Siena: First day of cooking class

I am lucky enough to be spending the next five weeks taking cooking classes in Europe. I used to daydream about taking off to the Italian countryside to spend months learning how to make pasta and that is pretty much what I am now doing. I couldn't be more excited. First up is a three week “Journey through Italy” class based in Siena, then a week of French cooking in Brittany and a week of cooking classes in Paris.

I got to Siena last night after an epic journey from LA. It turns out that arriving in Italy on a Sunday means that everything is closed or delayed – including trains, buses, and the metro! Luckily, when I finally settled into my apartment, a short walk brought me here:

Il Campo in the late afternoon sun

Much needed refreshments: the ubiquitous spritz and some bar snacks

I started class this morning at the Dante Alighieri language school, a short walk from my apartment. Fittingly, the regional focus for the day was Tuscany. It turned out that only one other student was taking the full three week class and the other four students were taking classes just for the day. In my first conversation with the other full-time student we realized we were both from LA and as we started to narrow it down further and further, we realized that we live on the same street, literally one block away from each other. Pretty impressive coincidence to travel halfway around the world and find a new cooking buddy in my neighborhood!

Now onto the really important stuff: the food! We paired off into teams and proceeded to make a five course Italian meal.

First up: Antipasto – Crostini di Fegatini di Pollo or chicken liver crostini. As my husband will tell you, it is nearly impossible for me not to order this if it is on a menu so I jumped at the chance to learn how to prepare it myself. We started off sautéing the chicken liver with garlic, sage, a yellow apple slice, lemon zest, and dessert wine until the meat was completely brown all the way through, adding water as needed to keep it from drying out.

The delicious sauté

Next we blended the fragrant mixture with anchovies and capers and we were ready to spread it on the toasted bread we had prepared – tasting it first of course, to make sure it was ok.

Added flavor: anchovies and capers

Lastly, the artistic garnish: capers, a sprinkle of chopped parsley, a dash of olive oil, and a swirl of balsamic reduction (it turns out this miraculous ingredient comes in bottles! I always thought you had to boil down half a bottle of the vinegar and therefore never made it). Oh, and did I mention that the chef taught us how to make our own focaccia at the last minute – just as a quick side for the crostini, of course.

Looks almost too good to eat. Luckily, I managed

Next up: Primo piatto – Ravioli maremmani alle erbe aromatiche or ravioli filled with a ricotta spinach mixture and dressed with a light butter sage sauce (by the way, as you can probably tell, my translations are approximate – it seems we'll be making modifications to the recipes in class and I have no idea what that means for the Italian name of the dish!) Anyway, I've tried making pasta from scratch at home a few times and this was definitely better – I'm still trying to figure out why – I'm guessing having an Italian cook in the kitchen watching you like a hawk helps but I'm determined to figure out how to replicate this level of deliciousness at home. Some of the differences I noticed were that the texture of the dough was springy-er here, and we waited until the ravioli filling was complete before rolling out the dough so that it didn't have a chance to get dried out before making each piece (a mistake my sister and I made last week during an epic four hour attempt to make ravioli). Also, we used much more salt in the dough and the boiling water than I do at home so the whole thing was bursting with flavor.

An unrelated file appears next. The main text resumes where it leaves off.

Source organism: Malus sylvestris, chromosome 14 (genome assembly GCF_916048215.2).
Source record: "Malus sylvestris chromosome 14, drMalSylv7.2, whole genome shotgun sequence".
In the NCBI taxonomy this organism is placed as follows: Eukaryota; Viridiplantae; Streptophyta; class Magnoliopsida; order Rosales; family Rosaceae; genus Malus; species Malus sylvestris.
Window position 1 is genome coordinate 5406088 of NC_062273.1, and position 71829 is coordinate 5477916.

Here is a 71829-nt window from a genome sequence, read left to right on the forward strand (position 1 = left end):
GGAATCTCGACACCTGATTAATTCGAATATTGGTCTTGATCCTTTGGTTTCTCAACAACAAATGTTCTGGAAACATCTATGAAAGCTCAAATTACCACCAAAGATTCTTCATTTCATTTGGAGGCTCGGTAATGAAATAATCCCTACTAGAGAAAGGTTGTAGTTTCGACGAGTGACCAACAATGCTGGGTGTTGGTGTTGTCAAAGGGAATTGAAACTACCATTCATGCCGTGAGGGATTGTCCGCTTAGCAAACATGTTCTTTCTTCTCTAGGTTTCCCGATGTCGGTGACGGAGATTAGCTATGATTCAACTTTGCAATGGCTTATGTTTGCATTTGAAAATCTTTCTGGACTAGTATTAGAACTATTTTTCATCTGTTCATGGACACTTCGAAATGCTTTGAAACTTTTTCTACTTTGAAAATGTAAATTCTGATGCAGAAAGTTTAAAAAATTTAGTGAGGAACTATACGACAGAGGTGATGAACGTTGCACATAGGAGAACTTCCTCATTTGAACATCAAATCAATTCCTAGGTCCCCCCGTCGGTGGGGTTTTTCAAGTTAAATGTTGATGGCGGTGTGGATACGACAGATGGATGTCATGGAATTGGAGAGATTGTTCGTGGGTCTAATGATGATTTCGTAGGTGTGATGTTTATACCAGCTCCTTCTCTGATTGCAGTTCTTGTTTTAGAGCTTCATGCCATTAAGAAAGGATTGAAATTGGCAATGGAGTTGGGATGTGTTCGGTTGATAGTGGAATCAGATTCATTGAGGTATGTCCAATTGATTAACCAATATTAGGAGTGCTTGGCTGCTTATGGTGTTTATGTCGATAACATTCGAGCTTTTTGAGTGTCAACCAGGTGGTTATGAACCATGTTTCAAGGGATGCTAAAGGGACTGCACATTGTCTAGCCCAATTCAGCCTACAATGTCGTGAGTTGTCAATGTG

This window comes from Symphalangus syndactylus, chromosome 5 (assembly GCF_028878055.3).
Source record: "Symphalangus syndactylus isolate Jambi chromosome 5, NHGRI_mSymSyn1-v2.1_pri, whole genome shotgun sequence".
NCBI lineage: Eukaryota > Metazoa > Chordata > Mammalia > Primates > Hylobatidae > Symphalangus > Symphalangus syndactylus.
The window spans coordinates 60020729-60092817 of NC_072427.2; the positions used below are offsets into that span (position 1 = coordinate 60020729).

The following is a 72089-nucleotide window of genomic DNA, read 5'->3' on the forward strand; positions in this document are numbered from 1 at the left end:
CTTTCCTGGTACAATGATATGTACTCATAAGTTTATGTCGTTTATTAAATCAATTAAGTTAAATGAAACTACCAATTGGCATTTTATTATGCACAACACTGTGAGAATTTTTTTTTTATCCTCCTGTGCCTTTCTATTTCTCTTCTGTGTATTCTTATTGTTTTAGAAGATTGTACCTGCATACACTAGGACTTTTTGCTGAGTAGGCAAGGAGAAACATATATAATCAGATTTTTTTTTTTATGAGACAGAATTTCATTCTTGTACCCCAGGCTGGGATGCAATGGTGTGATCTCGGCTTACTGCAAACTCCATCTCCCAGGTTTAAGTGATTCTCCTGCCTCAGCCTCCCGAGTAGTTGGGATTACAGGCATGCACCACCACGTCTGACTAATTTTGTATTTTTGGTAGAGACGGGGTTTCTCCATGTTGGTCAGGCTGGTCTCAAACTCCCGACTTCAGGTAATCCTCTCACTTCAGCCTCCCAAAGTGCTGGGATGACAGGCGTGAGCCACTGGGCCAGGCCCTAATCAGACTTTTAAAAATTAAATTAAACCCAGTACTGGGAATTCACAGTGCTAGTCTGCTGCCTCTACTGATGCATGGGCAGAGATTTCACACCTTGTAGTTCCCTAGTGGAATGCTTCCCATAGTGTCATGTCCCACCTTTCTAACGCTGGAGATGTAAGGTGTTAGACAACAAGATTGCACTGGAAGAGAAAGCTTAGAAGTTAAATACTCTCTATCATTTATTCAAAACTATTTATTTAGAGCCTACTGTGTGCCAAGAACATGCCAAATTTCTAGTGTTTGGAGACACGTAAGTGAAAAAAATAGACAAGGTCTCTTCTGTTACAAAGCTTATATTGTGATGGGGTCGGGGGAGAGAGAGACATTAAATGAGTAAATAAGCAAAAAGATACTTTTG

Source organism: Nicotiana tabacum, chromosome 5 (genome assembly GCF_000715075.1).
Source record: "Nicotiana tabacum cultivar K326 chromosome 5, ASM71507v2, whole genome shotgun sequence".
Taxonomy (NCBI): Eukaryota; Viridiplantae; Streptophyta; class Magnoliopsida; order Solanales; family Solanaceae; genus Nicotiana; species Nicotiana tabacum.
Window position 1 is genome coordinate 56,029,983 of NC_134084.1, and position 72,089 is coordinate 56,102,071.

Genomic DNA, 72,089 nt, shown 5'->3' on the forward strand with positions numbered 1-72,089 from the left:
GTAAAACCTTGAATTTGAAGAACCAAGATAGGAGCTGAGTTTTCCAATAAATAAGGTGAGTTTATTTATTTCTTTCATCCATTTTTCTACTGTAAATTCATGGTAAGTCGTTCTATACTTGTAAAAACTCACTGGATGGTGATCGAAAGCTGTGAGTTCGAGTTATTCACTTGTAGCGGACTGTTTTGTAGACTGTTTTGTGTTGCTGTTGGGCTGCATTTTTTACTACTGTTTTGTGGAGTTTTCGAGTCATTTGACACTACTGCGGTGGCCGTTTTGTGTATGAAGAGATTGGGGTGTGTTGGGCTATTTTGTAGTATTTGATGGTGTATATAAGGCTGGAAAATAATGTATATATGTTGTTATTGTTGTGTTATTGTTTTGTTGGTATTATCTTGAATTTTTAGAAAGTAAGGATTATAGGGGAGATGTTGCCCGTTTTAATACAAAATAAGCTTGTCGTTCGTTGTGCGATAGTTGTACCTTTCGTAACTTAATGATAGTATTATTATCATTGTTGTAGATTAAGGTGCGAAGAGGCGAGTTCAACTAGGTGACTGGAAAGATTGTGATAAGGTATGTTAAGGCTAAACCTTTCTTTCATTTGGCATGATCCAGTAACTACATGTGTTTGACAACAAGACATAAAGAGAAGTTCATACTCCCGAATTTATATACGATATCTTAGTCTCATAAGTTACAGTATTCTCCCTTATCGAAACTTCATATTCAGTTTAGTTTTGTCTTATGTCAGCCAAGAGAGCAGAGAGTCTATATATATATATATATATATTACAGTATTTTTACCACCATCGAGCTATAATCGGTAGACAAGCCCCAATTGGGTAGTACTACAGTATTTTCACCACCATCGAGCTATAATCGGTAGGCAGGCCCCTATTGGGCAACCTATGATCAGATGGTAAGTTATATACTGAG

Hard at work filling ravioli

In process: boiling the pasta and preparing the butter sauce

The finished product - delicious

Now for the main event, which I was almost too full to eat: Secondo – Carre' di maiale bardato or roasted pork loin accompanied by a contorno of piselli alla fiorentina or peas sautéed with onion and pancetta. We stuffed the pork with a mixture of minced herbs and oil and then, because the meal wasn't decadent enough already, we covered the top with a thin layer of pancetta and roasted the whole thing in white wine and olive oil.

Covering the pork loin in pancetta and tying it up to keep the juices and herbs in

Sautéing peas with onion, more pancetta, and tomato concentrate

Ready to eat, with a sauce extracted from the pork juice and roasted vegetables

And of course, no meal would be complete without dessert or dolce! We made cantuccini, which I think are a type of biscotti. The dough included orange and lemon zest and almonds as well as the usual suspects of eggs, sugar, flour and baking powder.

Orange zest in the dough gave an unexpected kick of flavor

Ready to roll!

The trick was to take the logs of biscotti out of the oven when they were still soft and slice them before putting them back in to bake for another minute or two. This not only gives them their characteristic crunch and preserves them by removing moisture but is also the source of their name – bis-cotto means twice cooked (this, as it turns out, is not enough Italian to survive – I will need to start learning more than random food names!) The biscotti were so good that I literally dreamt about them that night.

Preparing for the bis in biscotti

Always room for dessert!

Since this is what I am going to be doing every day for the next three weeks, I think it is just about time that I take up running….

By the way, this is my view while I write this:

The Duomo in Siena bathed in a late afternoon glow of sunlight

 

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